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Simple Things

Science has always helped mankind with all it can to make life simpler and healthier. Revolutions happen around the clock from fountain pens to rockets helping humans in one way or the other. Certain innovations are made accidently while some are invented to meet problems but in most of cases they don’t reach the common man quickly or are too pricey for them to afford.

Simple technology and easy-to-use innovations are better in places where energy, education and materials are plentiful.  In developing countries where resources are scarce  it could even be as simple as developing a water bottle but it makes a big difference between life and death. The following are a few innovations which caught my attention while I rambled around the web.

Bottle Light: With state-of-art research and development labs major companies are developing innovation in the light industry but in some parts of the Philippines the people aren’t any where close to thinking or requiring this technology. Lights here are made of water bottles which are filled with water and drops of bleach. This bottle sits comfortably in a roof hole and transforms sunlight into bright day light. This cheap and easy to make light makes a big difference in the life of people who don’t even have electricity.

Cloth filter: In Bangladesh water-borne cholera is a major threat but can be reduced by a simple filtration process. Water is run through a sari (a traditional  Bangladeshi costume) which is folded into four layers. The cotton fibres collect plankton which causes cholera. Researchers who taught this technique to women in remote villages found that the cholera rate dropped 50 % after 17 months.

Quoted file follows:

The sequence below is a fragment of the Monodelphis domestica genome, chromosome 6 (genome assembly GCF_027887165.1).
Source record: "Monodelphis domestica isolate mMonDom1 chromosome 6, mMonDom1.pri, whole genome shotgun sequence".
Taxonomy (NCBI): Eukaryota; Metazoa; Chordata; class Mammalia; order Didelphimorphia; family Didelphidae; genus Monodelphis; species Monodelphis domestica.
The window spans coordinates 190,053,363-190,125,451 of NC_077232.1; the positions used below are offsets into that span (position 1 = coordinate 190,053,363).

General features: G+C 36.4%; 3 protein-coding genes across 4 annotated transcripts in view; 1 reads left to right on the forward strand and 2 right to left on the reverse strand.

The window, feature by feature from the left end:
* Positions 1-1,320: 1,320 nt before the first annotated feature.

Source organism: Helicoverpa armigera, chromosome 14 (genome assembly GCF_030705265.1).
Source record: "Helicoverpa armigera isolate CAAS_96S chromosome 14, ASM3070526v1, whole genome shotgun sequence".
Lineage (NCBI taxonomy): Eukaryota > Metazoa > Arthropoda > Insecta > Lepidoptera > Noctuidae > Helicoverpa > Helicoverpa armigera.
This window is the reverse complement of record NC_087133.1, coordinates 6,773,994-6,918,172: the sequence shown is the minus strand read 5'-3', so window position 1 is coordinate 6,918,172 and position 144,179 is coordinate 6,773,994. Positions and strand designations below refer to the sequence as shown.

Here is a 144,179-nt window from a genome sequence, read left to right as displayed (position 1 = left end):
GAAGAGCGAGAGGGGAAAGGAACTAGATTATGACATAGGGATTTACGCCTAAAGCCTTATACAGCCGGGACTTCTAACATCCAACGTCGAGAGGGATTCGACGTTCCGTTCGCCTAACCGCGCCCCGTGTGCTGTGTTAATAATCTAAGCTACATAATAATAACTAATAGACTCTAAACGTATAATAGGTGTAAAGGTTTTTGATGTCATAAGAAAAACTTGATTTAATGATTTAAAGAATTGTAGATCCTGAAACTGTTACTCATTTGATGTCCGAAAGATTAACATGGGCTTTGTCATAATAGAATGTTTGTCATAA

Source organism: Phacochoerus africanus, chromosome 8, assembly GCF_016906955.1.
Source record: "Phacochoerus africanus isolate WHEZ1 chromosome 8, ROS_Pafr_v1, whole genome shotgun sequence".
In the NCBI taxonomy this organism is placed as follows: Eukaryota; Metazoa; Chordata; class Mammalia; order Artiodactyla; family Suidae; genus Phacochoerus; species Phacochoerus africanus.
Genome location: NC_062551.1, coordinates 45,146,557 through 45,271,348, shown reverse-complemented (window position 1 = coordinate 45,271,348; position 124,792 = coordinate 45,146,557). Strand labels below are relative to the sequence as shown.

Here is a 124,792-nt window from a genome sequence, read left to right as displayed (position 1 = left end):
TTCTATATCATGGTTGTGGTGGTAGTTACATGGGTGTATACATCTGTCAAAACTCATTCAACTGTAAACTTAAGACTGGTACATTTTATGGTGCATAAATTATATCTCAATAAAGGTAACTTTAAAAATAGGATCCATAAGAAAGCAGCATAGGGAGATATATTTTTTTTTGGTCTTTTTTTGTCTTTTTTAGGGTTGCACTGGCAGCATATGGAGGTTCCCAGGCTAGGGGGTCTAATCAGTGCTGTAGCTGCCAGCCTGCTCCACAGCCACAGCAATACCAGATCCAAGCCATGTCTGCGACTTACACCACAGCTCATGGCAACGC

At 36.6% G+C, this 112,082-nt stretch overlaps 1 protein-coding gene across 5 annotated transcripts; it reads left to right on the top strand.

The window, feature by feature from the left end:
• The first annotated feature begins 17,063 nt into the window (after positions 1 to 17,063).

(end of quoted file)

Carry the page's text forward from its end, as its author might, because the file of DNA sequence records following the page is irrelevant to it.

Adjustable spectacles: People wearing spectacles are familiar with the routine eye test and the drawn-out process of finding the perfect spectacles. Joshua Silver from Oxford University in the UK has made this process simple and more affordable allowing the glasses-wearer to do it all themselves. They simply add or subtract a silicon oil (which is sandwiched in the middle of a lens) until the lens looks clear and focused. The process only takes 2 minutes and these specially-designed spectacles are very adaptable able and affordable.

Lifestraw:  In developing countries people often drink unclean water and become desperately ill. For them Lifestraw is a lifesaver.  Lifestraw is a straw that cleans and filters water as it is sucked up from polluted source. It is small and compact and easy for people to carry with them all time.

These small innovations are a big boon for local people in developing nations.  Small projects like these should be encouraged in developing countries for a better tomorrow.

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